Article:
Greater New Orleans Broadcasting Assn., Inc. v. United States, 527 U.S. 173 (1999)

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OCTOBER TERM, 1998

Syllabus

GREATER NEW ORLEANS BROADCASTING ASSOCIATION, INC., et al. v. UNITED STATES et al.

certiorari to the united states court of appeals for the fifth circuit

No. 98-387. Argued April 27, 1999—Decided June 14, 1999

Title 18 U. S. C. 1304 and an implementing Federal Communications

Commission (FCC) regulation prohibit, inter alia, radio and television broadcasters from carrying advertising about privately operated commercial casino gambling, regardless of the station's or casino's location. In United States v. Edge Broadcasting Co., 509 U. S. 418, this Court upheld the constitutionality of 1304 as applied to advertising of Virginia's lottery by a broadcaster in North Carolina, where no such lottery was authorized. Petitioners—representing New Orleans area broad-casters—wish to run advertisements for private commercial casinos that are lawful and regulated in Louisiana and Mississippi, and they filed this suit for a declaration that 1304 and the FCC's regulation violate the First Amendment as applied to them. The District Court utilized the test for assessing commercial speech restrictions set out in Central Hudson Gas & Elec. Corp. v. Public Serv. Comm'n of N. Y., 447 U. S. 557, 566, and granted the Government's cross-motion for summary judgment. The Court of Appeals affirmed.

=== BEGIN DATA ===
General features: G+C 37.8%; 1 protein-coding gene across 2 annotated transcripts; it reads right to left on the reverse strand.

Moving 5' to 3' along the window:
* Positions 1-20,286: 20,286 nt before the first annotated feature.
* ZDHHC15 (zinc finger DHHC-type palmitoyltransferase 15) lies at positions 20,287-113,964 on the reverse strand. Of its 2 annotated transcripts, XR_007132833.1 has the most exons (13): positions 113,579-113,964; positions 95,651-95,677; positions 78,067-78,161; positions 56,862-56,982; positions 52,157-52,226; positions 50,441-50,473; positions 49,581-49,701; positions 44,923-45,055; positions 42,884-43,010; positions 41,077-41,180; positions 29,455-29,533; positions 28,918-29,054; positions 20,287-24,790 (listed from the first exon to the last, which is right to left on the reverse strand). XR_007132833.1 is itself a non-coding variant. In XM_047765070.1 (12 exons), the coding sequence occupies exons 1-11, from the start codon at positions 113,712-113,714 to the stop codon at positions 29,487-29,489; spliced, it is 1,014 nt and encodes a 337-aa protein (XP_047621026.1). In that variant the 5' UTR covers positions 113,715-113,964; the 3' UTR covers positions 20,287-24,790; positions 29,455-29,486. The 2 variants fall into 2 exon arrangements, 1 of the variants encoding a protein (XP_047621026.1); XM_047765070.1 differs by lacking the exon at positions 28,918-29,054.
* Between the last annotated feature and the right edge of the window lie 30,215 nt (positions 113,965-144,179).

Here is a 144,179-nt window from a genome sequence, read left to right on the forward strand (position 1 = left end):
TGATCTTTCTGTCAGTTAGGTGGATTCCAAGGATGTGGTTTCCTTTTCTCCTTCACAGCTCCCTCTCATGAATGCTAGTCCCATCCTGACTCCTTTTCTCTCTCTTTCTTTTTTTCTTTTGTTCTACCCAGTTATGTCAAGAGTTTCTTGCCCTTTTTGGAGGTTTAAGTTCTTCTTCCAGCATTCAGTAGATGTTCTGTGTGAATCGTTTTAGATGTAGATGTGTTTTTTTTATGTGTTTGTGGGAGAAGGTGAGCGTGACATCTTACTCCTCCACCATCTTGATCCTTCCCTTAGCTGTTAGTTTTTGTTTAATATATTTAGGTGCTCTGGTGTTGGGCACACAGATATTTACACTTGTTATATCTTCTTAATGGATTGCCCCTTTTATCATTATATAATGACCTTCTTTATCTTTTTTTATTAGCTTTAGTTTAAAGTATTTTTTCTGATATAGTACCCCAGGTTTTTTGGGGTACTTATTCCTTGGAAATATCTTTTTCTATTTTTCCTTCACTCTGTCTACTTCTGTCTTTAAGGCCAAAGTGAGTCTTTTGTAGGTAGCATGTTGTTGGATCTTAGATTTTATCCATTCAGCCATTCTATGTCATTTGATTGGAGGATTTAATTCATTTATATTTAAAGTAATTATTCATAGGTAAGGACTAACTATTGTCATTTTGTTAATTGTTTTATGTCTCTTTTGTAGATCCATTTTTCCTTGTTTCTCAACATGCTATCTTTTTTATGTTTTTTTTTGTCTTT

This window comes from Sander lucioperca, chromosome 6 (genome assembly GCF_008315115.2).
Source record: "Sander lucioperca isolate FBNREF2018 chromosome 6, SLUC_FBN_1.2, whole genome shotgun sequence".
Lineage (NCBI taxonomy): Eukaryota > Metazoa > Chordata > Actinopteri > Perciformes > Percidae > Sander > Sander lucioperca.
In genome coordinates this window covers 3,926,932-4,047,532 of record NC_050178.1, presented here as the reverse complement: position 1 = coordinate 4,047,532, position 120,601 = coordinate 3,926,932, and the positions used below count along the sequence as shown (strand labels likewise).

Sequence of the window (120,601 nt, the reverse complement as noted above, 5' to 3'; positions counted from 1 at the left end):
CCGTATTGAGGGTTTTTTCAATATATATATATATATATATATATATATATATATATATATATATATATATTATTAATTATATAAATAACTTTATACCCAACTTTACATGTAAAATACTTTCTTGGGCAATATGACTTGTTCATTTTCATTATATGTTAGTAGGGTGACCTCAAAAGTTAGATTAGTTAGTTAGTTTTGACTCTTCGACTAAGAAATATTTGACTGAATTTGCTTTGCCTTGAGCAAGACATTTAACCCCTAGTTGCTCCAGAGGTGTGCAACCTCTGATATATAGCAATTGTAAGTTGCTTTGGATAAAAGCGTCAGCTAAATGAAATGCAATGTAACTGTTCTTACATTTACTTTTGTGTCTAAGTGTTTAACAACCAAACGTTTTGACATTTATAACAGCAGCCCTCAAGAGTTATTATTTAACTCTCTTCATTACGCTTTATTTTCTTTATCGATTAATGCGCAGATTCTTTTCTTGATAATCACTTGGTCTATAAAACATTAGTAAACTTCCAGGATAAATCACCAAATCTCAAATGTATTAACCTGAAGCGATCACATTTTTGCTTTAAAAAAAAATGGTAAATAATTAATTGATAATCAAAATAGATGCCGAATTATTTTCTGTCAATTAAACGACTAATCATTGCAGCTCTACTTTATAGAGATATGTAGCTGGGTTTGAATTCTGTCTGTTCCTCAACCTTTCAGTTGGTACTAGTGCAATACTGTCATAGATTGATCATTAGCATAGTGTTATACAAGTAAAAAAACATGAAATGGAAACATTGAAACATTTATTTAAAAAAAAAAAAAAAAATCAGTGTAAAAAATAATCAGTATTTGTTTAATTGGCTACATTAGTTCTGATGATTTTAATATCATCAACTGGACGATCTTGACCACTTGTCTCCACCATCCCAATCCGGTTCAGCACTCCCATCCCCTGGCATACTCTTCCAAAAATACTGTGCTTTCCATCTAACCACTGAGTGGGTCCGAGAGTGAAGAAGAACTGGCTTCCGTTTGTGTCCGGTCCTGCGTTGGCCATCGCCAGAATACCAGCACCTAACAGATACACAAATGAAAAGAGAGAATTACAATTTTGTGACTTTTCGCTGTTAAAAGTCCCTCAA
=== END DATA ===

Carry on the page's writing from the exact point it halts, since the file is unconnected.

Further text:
Held: Section 1304 may not be applied to advertisements of lawful private casino gambling that are broadcast by petitioners' radio or television stations located in Louisiana, where such gambling is legal. Pp. 183-196.

(a) Central Hudson's four-part test asks (1) whether the speech at issue concerns lawful activity and is not misleading and (2) whether the asserted governmental interest is substantial; and, if so, (3) whether the regulation directly advances the governmental interest asserted and (4) whether it is not more extensive than is necessary to serve that interest. The four parts of the Central Hudson test are not entirely discrete; all are important and, to a certain extent, interrelated. While some advocate a more straightforward and stringent test, Central Hudson, as applied in the Court's more recent commercial speech cases, provides an adequate basis for decision in this case. Pp. 183-184.

(b) All parties agree that petitioners' proposed broadcasts constitute commercial speech, and that they would satisfy the first part of the Central Hudson test: Their content is not misleading and concerns lawful activities, i. e., private casino gambling in Louisiana and Mississippi.

173

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